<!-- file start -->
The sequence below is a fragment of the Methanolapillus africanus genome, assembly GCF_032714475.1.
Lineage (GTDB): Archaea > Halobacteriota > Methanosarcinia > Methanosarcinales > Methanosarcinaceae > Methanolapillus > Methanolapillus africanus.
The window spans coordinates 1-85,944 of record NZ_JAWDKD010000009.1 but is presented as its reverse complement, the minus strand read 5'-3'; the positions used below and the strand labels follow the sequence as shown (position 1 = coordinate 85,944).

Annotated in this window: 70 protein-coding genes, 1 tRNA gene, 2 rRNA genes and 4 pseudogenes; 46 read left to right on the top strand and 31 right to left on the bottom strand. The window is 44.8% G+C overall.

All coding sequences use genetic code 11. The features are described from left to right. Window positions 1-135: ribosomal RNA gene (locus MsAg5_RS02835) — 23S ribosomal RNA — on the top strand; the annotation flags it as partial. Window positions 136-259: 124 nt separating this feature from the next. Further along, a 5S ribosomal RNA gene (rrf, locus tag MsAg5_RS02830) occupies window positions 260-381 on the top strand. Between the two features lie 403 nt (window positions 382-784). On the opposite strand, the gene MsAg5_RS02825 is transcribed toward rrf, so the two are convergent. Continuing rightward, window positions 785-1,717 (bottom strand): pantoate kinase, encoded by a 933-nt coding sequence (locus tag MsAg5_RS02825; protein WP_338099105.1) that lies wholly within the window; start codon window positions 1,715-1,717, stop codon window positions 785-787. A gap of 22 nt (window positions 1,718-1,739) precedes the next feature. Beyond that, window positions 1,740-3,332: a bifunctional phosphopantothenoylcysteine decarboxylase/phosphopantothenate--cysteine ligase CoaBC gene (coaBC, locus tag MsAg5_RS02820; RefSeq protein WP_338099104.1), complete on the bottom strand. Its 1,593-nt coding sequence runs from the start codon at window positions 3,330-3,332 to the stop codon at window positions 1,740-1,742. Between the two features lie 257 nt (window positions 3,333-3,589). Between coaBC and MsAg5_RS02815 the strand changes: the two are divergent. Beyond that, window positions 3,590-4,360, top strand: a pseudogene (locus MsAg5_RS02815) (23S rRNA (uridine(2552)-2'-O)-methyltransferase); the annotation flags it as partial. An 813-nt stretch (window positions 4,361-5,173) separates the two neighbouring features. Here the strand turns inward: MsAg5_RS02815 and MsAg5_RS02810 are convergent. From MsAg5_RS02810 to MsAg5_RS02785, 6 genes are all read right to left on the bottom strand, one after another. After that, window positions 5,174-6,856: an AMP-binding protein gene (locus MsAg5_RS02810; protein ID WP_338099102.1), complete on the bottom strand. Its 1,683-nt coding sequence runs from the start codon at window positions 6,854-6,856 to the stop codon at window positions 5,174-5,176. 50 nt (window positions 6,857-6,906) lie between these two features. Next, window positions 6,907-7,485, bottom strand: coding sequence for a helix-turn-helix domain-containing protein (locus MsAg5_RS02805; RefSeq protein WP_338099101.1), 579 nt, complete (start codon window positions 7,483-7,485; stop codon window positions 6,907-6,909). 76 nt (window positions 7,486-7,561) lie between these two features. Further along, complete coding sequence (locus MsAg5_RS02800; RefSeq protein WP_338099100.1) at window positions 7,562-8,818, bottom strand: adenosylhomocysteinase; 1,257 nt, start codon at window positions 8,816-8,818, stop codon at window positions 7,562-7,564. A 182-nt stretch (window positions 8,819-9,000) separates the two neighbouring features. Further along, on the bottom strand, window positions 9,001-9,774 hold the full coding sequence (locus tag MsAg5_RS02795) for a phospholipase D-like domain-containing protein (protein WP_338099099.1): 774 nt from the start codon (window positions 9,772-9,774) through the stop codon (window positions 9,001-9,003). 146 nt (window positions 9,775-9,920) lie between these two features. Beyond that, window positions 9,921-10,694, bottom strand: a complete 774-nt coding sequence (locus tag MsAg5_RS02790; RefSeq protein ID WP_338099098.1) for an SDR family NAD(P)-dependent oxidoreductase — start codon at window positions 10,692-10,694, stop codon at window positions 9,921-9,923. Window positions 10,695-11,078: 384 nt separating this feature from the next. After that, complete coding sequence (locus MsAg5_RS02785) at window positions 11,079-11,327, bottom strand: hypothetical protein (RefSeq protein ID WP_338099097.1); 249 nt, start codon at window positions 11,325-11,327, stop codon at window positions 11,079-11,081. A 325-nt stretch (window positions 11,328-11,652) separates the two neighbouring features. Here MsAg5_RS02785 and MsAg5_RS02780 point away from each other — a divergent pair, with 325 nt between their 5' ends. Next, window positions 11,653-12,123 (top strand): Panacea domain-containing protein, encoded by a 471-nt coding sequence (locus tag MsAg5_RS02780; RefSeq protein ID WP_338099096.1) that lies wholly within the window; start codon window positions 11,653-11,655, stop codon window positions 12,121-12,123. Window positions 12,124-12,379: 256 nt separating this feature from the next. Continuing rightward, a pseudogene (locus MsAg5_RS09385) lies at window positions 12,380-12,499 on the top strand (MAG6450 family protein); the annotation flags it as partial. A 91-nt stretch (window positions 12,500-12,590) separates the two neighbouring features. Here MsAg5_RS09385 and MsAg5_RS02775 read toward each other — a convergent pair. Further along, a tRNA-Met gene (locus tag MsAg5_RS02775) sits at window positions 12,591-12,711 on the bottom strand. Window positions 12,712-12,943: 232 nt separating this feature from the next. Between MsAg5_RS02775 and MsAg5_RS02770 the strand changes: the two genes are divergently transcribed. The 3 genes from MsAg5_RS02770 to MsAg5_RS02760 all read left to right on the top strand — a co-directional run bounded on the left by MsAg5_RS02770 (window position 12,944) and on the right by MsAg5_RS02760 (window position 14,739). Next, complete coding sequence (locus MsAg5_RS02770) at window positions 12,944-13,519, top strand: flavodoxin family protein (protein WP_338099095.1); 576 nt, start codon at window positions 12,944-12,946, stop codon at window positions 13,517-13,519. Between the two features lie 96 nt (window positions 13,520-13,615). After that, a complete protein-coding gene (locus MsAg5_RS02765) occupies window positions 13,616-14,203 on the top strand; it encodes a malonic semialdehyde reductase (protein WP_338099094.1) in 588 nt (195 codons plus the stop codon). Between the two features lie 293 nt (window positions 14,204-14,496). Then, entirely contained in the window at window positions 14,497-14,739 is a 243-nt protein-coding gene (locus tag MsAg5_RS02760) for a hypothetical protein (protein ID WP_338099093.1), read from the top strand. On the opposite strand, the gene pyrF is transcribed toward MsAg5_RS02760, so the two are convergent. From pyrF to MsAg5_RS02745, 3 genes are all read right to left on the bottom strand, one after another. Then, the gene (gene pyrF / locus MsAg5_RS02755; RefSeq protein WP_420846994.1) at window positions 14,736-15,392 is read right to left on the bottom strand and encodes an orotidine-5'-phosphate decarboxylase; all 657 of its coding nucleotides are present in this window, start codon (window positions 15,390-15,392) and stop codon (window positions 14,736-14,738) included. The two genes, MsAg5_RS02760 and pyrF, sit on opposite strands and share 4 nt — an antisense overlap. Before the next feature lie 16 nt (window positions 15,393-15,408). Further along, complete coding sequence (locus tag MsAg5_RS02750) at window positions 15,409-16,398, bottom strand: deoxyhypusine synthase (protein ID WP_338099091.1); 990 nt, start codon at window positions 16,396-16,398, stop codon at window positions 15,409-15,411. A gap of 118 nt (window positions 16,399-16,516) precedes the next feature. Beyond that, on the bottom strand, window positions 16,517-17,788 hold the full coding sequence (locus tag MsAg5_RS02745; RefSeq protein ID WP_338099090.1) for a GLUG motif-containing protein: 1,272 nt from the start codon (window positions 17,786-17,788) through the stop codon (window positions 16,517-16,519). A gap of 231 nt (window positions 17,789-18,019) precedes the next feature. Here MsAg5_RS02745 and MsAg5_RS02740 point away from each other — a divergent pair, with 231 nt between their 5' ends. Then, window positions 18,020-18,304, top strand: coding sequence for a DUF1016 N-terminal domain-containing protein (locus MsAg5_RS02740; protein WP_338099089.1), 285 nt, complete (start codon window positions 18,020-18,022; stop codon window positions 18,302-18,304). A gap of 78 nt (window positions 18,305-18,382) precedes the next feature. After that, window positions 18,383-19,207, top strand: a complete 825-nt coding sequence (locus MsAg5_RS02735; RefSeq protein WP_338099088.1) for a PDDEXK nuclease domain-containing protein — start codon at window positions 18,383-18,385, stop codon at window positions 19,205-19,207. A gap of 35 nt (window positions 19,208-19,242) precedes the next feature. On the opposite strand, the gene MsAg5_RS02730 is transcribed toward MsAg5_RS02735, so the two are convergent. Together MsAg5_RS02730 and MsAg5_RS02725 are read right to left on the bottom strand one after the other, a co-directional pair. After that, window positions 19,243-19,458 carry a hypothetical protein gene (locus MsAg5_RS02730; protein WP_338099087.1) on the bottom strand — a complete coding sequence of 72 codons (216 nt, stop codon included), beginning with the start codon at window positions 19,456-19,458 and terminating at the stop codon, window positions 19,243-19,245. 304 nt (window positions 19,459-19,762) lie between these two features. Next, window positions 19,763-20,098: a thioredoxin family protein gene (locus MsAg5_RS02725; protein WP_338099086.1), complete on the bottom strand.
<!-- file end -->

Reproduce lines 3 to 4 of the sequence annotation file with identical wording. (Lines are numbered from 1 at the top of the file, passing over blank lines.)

The window spans coordinates 1-85,944 of record NZ_JAWDKD010000009.1 but is presented as its reverse complement, the minus strand read 5'-3'; the positions used below and the strand labels follow the sequence as shown (position 1 = coordinate 85,944).

Annotated in this window: 70 protein-coding genes, 1 tRNA gene, 2 rRNA genes and 4 pseudogenes; 46 read left to right on the top strand and 31 right to left on the bottom strand. The window is 44.8% G+C overall.